Cultural/ethnic appropriation (what these Instagram influencers are doing in blackface) is a completely different thing from cultural/ethnic assimilation (what you're describing, where (black) women may straighten their hair or do other physical modifications to better blend in with the society they're in.). Even if a black woman straightens her hair or wears wigs, it's obvious even to the blind that that more than likely isn't her natural texture. I'm also sure women with pemed/relaxed/straightened hair or who are wearing wigs/weaves don't go around claiming it as their own genetics or misleading by omission (innocently presenting themselves on a platform and deliberately allowing people to come to incorrect conclusions. The panel even said she was featured on a black magazine in her altered state and she was fine with that, such was the depth of her attempt to pose as someone/something else. So the issue youre presenting doesn't even belong on the same platform as this. It's comparing apples and oranges, it's disingenuous and an attempt to deflect from the insidious nature of the matter at hand.

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      • Starr83 says:
        Posted: 11 Dec 18

        It’s sad that so many of these white men are tone deaf and glib on race relations when they are so anxious to get into an interracial relationship with an African American woman. I could never date or marry a man who didn’t understand the dynamics of race in America. And I pity any African American woman that would. She’s in for a lifetime of grief & headaches. That’s why it’s important to distinguish “preference” from “fetishism”.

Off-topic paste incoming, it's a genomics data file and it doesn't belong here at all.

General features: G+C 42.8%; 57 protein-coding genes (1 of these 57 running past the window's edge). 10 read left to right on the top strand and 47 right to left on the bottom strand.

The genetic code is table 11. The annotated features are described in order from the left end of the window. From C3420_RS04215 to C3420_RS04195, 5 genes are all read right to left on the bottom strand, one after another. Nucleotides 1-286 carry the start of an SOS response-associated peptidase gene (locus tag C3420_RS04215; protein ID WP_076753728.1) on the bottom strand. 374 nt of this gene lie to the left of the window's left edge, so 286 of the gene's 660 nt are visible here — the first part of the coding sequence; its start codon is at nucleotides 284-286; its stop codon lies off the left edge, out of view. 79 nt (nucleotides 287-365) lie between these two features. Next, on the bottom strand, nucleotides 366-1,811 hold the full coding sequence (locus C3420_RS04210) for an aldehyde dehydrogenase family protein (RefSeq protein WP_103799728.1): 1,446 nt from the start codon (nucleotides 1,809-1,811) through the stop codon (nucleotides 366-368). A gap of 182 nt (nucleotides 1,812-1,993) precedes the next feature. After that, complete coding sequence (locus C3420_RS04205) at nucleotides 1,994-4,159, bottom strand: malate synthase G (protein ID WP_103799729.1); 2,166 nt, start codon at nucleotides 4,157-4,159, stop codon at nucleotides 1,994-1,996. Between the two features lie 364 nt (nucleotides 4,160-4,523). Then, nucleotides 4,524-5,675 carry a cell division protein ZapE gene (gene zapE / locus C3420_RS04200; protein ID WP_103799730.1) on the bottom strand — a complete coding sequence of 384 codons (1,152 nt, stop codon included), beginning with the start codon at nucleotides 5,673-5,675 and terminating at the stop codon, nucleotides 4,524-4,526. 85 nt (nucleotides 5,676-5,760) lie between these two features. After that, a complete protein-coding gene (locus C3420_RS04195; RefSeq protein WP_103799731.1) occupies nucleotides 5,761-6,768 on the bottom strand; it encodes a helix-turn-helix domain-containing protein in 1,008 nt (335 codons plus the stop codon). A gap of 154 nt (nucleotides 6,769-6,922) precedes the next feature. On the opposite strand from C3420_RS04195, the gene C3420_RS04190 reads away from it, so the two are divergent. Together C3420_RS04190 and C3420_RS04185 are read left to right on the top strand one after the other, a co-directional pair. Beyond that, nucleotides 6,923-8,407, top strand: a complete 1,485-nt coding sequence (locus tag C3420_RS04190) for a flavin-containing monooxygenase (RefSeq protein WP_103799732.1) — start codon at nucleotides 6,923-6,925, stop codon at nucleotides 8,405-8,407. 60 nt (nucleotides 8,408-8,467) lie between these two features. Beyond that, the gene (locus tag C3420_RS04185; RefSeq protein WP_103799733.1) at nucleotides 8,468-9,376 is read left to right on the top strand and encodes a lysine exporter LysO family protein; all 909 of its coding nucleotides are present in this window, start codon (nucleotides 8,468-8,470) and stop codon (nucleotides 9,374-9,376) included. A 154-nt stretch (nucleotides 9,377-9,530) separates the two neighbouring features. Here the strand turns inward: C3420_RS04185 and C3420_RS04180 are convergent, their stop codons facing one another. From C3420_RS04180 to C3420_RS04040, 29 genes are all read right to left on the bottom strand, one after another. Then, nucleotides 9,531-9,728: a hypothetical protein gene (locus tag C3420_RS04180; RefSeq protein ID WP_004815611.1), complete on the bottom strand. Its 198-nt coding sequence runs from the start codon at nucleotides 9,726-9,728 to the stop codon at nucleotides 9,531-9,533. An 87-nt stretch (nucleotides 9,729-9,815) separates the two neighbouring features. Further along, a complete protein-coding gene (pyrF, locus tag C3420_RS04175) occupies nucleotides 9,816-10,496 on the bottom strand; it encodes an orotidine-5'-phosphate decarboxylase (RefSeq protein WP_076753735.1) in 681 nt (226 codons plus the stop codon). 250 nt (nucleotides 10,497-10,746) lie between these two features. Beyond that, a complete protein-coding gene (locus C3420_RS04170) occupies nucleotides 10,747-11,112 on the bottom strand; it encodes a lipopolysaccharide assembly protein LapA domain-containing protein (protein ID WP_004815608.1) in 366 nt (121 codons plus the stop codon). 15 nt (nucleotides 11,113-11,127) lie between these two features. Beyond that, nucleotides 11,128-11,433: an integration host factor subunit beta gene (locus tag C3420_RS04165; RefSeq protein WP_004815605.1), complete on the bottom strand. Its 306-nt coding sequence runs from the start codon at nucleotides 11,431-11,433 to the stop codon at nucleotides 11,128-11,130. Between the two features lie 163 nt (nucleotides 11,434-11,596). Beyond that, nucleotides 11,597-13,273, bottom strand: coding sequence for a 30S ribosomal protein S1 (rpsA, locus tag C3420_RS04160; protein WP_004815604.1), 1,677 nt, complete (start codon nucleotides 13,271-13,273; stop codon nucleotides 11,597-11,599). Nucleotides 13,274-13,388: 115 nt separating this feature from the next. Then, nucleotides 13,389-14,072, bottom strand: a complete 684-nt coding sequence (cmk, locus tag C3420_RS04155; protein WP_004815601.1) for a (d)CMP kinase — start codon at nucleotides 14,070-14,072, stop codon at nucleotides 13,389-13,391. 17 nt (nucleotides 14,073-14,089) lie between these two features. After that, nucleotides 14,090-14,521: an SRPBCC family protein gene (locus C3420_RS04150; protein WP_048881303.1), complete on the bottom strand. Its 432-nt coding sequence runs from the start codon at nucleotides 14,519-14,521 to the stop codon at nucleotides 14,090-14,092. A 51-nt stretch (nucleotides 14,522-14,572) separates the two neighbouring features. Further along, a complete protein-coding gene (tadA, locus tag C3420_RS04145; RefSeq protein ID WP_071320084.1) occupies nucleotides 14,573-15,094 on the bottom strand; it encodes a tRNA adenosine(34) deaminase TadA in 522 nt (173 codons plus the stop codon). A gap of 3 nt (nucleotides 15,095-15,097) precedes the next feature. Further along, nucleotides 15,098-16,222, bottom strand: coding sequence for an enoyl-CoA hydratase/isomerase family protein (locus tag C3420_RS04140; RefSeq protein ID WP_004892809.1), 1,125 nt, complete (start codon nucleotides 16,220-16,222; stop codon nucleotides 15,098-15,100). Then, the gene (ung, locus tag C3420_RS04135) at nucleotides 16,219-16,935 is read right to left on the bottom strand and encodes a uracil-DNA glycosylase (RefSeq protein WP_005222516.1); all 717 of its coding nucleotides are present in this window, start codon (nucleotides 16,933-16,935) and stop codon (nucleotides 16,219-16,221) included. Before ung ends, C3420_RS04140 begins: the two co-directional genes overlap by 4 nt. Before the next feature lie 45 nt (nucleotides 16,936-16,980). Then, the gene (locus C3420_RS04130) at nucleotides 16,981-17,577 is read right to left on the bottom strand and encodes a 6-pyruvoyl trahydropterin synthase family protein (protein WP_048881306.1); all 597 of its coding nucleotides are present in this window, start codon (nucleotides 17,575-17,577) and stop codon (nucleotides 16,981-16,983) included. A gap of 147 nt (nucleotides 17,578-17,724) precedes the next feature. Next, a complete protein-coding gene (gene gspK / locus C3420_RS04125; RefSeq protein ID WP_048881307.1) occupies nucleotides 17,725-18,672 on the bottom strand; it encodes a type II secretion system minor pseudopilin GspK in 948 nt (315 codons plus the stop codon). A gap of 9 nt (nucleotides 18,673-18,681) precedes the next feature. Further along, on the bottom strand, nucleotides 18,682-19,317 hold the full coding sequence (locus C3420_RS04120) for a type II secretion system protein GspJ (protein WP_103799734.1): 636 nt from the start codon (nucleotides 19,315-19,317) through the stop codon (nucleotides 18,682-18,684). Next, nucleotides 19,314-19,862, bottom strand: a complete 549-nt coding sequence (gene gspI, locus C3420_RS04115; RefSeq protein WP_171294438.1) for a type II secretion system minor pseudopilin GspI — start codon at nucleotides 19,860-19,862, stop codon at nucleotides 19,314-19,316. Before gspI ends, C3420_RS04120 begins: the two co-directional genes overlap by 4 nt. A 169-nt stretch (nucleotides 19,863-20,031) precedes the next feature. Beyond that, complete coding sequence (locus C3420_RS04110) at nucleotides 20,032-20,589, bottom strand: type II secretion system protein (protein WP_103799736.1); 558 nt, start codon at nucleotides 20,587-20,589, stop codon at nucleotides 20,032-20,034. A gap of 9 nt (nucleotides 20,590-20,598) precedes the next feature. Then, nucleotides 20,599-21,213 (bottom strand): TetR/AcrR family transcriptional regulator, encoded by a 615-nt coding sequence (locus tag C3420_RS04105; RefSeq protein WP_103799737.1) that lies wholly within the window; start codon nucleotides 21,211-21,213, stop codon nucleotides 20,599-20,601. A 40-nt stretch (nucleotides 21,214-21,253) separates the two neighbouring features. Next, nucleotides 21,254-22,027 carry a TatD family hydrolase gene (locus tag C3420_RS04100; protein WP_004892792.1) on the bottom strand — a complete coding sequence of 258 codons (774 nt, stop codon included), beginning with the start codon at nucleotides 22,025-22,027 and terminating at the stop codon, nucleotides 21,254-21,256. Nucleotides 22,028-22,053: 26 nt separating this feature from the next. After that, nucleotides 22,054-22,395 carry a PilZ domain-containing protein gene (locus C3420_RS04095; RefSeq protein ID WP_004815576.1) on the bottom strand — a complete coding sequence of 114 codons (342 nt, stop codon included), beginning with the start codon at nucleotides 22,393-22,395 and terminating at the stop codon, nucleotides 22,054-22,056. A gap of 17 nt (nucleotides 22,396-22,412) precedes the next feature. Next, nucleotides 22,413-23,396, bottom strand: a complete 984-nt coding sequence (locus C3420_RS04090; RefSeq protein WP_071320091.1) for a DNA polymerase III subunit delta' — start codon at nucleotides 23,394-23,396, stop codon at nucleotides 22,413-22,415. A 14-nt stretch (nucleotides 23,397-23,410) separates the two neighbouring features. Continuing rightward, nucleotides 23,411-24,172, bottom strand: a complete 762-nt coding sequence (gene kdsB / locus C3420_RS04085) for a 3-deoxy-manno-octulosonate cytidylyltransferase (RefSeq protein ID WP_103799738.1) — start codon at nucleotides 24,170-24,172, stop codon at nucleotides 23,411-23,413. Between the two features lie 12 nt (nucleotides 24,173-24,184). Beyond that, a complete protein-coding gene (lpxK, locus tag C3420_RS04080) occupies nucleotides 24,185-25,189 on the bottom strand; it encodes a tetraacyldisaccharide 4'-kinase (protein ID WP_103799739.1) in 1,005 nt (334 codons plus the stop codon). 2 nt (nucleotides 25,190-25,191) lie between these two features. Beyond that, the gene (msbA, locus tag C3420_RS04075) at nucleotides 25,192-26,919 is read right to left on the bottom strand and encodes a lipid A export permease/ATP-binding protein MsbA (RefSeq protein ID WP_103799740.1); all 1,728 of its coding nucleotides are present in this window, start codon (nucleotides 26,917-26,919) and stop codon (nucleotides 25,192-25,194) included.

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        • SBF4WM says:
          Posted: 25 Dec 18

          I absolutely agree. If a man tells me he does not see color I'm out! Know that this melanin comes with struggle..stregnth..joy and suffering..and magical powers you should dare to dream about. See me..and appreciate who I am at my core!

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          • Starr83 says:
            Posted: 27 Dec 18

            You got it right, Sis! But some women are so desperate to have someone and “swirl” they’re willing to overlook the bs. Black women have to much to lose to put up with foolishness. I know all the little buzzwords and red flags to look for in these jokers. I’m no ones fetish or phase.

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          • Starr83 says:
            Posted: 27 Dec 18

            *too much to lose